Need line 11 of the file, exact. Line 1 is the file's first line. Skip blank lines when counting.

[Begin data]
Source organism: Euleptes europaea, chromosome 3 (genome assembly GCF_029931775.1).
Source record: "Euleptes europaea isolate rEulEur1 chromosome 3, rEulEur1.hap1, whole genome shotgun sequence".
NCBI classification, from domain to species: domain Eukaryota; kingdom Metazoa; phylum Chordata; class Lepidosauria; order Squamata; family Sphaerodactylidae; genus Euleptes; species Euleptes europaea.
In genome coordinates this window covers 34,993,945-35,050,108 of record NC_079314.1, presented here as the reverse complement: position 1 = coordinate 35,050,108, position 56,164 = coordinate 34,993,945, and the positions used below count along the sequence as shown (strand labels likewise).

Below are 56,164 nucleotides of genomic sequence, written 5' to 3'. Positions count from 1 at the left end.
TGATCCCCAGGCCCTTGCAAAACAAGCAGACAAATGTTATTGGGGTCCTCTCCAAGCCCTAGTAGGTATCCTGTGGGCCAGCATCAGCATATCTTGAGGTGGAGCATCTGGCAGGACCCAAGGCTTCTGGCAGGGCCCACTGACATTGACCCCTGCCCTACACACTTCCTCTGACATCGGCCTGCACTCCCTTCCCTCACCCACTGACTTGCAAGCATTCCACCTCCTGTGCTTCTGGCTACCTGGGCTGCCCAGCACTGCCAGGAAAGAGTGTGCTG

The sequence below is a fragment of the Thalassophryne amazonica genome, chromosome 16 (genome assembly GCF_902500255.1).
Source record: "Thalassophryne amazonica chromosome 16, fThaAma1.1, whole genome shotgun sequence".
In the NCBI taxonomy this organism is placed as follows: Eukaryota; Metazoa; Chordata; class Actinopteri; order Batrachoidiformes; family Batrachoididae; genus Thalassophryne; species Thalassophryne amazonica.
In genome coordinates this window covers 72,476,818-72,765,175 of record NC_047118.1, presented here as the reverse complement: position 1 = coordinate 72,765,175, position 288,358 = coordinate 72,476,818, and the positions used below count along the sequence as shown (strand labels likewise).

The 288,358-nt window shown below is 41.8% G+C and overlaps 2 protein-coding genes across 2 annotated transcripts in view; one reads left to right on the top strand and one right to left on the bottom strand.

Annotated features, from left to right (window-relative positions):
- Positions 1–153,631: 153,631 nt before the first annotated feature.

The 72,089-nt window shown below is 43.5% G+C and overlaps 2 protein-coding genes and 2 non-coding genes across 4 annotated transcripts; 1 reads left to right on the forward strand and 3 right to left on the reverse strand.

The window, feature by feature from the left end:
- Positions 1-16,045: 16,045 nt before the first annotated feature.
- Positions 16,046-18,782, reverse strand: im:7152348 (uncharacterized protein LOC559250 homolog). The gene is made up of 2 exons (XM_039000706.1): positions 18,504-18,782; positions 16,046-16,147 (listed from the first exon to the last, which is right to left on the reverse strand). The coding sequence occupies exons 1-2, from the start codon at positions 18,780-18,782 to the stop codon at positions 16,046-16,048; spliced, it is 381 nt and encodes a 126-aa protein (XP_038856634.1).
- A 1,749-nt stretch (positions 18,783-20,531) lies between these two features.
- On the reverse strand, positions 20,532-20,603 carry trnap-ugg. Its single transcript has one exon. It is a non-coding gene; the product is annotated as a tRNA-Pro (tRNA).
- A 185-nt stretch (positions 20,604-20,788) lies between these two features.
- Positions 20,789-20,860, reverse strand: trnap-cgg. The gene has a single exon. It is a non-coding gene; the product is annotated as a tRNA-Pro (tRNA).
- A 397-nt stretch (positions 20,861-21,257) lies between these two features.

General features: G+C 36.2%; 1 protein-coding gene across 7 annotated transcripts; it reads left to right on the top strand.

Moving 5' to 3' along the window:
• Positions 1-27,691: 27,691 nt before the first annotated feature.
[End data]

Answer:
The 288,358-nt window shown below is 41.8% G+C and overlaps 2 protein-coding genes across 2 annotated transcripts in view; one reads left to right on the top strand and one right to left on the bottom strand.